Eight Steps to a HIPAA Security Risk Analysis

Both HIPAA auditors and anecdotal reports from around Texas indicate many practices are failing to complete basic HIPAA-required tasks, such as conducting a risk analysis and giving out a Notice of Private Practices.

The HIPAA Security Rule, which protects electronic protected health information (ePHI) requires a security risk analysis. The U.S. Department of Health and Human Services Office of Civil Rights (OCR) lists several elements (PDF), your risk analysis must incorporate:

  1. Identify the scope of the analysis. You should take into account all ePHI your practice creates, receives, maintains, or transmits. Electronic media could range from a single workstation in a small practice to networks in practices with multiple locations.
  2. Gather data. Gather information about how the ePHI is stored, received, maintained, or transmitted. For example, a solo practice with paper medical records may be able to identify all its ePHI by analyzing how it uses its billing software. Be sure to also consider any portable electronic media you use, such as an iPhone or iPad.
  3. Identify and document potential threats and vulnerabilities. To start,  list natural, environmental, and human threats, the latter probably being your greatest concern. Potential human threats range from employees (the most common source), ex-employees, and visitors to hackers and criminals. Anyone who has the access, knowledge, and/or motivation “to cause an adverse impact” on your practice can act as a threat. Then note your practice’s vulnerabilities to the threats you’ve identified. Your vendors can help you identify  system vulnerabilities.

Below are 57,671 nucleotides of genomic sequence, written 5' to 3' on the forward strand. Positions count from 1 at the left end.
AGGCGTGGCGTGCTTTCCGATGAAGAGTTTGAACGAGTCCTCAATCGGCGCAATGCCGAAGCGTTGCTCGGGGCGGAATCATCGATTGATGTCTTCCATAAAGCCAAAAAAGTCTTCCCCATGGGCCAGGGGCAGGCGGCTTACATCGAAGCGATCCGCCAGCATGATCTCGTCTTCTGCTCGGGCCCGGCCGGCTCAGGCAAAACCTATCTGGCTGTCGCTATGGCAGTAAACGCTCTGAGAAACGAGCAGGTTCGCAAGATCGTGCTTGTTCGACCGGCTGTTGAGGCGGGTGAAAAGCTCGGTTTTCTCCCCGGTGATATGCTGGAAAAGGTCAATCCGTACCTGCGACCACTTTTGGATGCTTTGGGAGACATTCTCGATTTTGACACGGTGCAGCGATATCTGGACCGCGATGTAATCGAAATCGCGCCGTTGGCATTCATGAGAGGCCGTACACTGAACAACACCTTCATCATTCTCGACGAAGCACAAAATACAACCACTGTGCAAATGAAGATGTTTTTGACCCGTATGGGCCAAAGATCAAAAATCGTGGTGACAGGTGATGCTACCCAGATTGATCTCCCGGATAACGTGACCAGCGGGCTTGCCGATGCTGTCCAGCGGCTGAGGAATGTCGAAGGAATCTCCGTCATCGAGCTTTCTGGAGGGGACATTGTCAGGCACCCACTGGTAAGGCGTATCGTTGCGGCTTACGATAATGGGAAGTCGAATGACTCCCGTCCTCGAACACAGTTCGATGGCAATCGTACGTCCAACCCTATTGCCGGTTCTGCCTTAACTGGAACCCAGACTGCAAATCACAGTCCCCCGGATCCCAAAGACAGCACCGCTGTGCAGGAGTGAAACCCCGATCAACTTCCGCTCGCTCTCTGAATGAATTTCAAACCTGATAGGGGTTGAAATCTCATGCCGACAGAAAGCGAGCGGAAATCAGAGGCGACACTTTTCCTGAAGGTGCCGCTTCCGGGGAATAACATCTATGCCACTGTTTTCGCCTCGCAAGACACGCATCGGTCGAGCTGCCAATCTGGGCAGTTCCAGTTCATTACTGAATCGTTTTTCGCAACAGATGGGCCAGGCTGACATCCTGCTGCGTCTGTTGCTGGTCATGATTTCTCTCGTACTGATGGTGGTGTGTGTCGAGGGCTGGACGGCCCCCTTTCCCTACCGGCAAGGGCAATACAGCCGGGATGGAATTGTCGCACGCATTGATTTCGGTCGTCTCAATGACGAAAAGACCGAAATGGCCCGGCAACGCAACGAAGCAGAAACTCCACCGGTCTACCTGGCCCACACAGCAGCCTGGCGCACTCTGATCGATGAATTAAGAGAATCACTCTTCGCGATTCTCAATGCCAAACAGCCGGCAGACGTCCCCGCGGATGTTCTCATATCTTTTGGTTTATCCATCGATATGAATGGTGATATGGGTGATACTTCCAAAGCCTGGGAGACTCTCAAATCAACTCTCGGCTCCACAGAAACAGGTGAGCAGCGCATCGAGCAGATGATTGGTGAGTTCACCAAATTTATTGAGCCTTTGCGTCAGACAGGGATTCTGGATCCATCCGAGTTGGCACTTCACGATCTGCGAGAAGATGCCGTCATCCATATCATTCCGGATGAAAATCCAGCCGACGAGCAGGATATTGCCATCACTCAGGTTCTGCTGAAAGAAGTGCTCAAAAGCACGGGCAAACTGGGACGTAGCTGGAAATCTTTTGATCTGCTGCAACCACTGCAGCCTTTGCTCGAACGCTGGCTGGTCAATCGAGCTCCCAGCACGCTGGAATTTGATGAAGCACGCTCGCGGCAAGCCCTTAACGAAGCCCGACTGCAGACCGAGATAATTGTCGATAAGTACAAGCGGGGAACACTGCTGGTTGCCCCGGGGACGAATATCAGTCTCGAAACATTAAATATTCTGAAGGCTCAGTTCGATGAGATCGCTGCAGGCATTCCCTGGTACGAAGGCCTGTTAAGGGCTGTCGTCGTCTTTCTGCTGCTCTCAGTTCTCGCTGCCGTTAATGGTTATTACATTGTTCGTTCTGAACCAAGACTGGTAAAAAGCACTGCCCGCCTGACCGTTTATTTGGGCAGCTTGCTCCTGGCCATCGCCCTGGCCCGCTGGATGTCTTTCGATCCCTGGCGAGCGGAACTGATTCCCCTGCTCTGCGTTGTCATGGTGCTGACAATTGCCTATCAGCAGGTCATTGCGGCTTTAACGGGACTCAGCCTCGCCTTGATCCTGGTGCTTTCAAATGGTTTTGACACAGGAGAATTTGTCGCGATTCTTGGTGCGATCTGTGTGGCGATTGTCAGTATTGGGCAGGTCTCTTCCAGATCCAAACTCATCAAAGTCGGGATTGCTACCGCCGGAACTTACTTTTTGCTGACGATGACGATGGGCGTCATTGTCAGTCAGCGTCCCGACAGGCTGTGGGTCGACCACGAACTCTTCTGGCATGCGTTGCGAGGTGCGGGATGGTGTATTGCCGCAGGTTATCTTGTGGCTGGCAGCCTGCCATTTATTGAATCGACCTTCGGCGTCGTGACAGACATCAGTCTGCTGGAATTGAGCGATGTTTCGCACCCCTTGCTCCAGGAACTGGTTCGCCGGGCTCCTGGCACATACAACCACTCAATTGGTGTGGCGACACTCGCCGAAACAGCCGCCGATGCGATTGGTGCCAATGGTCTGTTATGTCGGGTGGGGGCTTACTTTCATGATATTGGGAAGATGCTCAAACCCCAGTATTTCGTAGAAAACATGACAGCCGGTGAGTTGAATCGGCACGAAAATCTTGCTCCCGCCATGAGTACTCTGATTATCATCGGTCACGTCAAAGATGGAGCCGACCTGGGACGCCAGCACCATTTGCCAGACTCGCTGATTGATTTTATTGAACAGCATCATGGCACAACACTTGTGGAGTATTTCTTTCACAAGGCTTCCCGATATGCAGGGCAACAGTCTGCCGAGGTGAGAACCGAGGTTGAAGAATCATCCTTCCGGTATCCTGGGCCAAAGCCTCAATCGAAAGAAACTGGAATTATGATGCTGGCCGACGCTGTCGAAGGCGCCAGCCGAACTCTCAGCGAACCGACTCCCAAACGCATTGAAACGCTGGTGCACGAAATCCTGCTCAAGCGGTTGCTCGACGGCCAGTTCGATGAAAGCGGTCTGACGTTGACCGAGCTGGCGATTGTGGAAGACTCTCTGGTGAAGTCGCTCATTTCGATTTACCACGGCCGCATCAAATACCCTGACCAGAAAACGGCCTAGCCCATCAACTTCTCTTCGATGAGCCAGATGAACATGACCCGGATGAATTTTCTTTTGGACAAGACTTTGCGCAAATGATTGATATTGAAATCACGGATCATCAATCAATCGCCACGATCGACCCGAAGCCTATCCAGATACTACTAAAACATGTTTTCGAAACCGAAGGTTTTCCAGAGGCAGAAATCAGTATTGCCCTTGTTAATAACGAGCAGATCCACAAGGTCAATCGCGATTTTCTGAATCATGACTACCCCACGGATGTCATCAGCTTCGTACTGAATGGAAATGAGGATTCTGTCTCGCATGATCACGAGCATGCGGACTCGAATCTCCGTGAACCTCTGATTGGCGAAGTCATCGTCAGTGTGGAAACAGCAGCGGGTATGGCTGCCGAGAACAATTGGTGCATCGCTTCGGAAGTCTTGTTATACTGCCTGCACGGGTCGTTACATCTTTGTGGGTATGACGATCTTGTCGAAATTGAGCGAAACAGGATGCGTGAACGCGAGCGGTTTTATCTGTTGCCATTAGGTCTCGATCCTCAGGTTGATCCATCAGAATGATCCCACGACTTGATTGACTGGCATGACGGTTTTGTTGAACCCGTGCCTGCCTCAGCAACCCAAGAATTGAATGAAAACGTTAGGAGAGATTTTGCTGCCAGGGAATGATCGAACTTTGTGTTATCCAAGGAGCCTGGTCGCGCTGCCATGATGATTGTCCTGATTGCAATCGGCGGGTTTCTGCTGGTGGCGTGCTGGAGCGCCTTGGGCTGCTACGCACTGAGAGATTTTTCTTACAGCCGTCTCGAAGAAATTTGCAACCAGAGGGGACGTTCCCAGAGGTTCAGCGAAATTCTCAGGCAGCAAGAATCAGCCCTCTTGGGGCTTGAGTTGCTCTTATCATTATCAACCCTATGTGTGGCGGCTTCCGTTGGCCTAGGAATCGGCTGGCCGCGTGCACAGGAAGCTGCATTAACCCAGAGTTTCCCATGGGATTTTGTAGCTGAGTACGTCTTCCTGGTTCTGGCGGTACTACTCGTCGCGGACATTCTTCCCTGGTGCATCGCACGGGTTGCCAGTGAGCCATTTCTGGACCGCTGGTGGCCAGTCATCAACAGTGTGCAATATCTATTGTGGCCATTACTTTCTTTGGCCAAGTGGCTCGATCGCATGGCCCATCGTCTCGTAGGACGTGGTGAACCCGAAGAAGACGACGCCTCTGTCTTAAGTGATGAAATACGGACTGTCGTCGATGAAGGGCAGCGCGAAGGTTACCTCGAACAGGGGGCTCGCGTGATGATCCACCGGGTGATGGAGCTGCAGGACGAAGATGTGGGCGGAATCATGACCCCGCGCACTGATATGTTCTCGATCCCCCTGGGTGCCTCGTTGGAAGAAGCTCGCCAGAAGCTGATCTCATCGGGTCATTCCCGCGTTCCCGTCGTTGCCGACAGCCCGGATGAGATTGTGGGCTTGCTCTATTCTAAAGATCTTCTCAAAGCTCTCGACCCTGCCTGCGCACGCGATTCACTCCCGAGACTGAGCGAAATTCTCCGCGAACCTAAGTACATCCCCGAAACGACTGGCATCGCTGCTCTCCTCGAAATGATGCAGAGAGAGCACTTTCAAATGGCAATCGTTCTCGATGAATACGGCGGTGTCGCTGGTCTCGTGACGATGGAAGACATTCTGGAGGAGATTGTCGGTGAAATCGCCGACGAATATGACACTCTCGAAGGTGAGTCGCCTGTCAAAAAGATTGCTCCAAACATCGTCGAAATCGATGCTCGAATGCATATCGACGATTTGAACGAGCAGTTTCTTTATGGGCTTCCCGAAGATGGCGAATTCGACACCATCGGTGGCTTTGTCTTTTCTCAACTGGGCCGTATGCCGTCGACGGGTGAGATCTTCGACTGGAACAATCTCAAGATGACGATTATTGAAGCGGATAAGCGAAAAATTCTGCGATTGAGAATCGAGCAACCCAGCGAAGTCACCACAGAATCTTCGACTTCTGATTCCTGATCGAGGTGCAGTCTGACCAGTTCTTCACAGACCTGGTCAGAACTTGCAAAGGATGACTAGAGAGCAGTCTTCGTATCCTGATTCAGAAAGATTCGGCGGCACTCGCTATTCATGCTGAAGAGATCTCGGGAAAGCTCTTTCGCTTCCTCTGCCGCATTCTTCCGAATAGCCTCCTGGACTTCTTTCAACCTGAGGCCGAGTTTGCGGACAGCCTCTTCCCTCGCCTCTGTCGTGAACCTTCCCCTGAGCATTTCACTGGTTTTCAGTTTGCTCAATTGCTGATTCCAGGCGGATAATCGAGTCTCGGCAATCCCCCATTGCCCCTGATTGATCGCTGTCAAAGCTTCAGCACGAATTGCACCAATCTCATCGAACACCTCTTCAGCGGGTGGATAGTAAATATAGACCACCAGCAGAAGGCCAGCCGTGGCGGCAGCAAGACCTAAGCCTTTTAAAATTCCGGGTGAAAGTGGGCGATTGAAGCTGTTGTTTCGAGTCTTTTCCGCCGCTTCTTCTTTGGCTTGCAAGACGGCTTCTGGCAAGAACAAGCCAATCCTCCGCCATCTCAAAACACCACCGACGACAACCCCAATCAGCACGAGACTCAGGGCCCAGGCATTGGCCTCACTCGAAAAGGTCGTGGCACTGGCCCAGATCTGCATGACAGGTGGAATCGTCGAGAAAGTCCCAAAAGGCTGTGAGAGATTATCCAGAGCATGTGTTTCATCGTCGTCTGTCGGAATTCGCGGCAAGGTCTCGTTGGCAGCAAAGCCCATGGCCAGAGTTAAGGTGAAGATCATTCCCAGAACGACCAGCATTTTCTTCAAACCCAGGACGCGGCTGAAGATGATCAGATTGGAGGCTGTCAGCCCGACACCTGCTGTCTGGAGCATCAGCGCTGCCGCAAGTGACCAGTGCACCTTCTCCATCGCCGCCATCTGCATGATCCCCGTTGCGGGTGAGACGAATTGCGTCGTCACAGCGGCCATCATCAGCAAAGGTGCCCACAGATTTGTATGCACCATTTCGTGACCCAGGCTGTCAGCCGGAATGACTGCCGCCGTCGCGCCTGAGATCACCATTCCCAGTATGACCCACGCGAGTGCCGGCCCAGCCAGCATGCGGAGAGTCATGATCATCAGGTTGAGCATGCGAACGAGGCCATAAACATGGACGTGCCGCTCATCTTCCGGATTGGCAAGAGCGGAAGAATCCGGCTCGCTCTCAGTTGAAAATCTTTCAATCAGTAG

4. Assess current security measures. These can be both technical and nontechnical. Technical measures are part of information systems hardware and software, such as access controls, identification, authentication, encryption methods, automatic logoff, and audit controls. Nontechnical measures are management and operational controls, such as policies, procedures, standards, guidelines, accountability and responsibility, and physical and environmental security measures.
  5. Determine the likelihood of threat occurrence. 
  6. Determine the potential impact of threat occurrence. The most common outcomes include but are not limited to unauthorized access to or disclosure of ePHI, permanent loss or corruption of ePHI, temporary loss or unavailability of ePHI, or loss of cash flow.
  7. Determine the level of risk. Use what you wrote down for steps 5 and 6 to do this step. You might create a risk level matrix using a high, medium, and low rating system. For example, a threat likelihood value of “high” combined with an impact value of “low” may equal a risk level of “low.” Or a threat likelihood value of “medium” combined with an impact value of “medium” may equal a risk level of “medium.”
  8. Identify security measures and finalize documentation. The Security Rule does not require a specific format for your analysis. You could write a report that outlines your analysis process, records the result of each step, and initially identifies security measures needed. Actually implementing the measures is a process separate from the risk analysis.

OCR’s Security Rule Educational Paper Series gives insight into the Security Rule and help with implementing the security standards. No. 6, “Basics of Risk Analysis and Risk Management,” (PDF), explains the above eight measures in more detail.

Published Feb. 11, 2013 

NOTICE: The Texas Medical Association provides this information with the express understanding that 1) no attorney-client relationship exists, 2) neither TMA nor its attorneys are engaged in providing legal advice and 3) that the information is of a general character. This is not a substitute for the advice of an attorney. While every effort is made to ensure that content is complete, accurate and timely, TMA cannot guarantee the accuracy and totality of the information contained in this publication and assumes no legal responsibility for loss or damages resulting from the use of this content. You should not rely on this information when dealing with personal legal matters; rather legal advice from retained legal counsel should be sought. 

 


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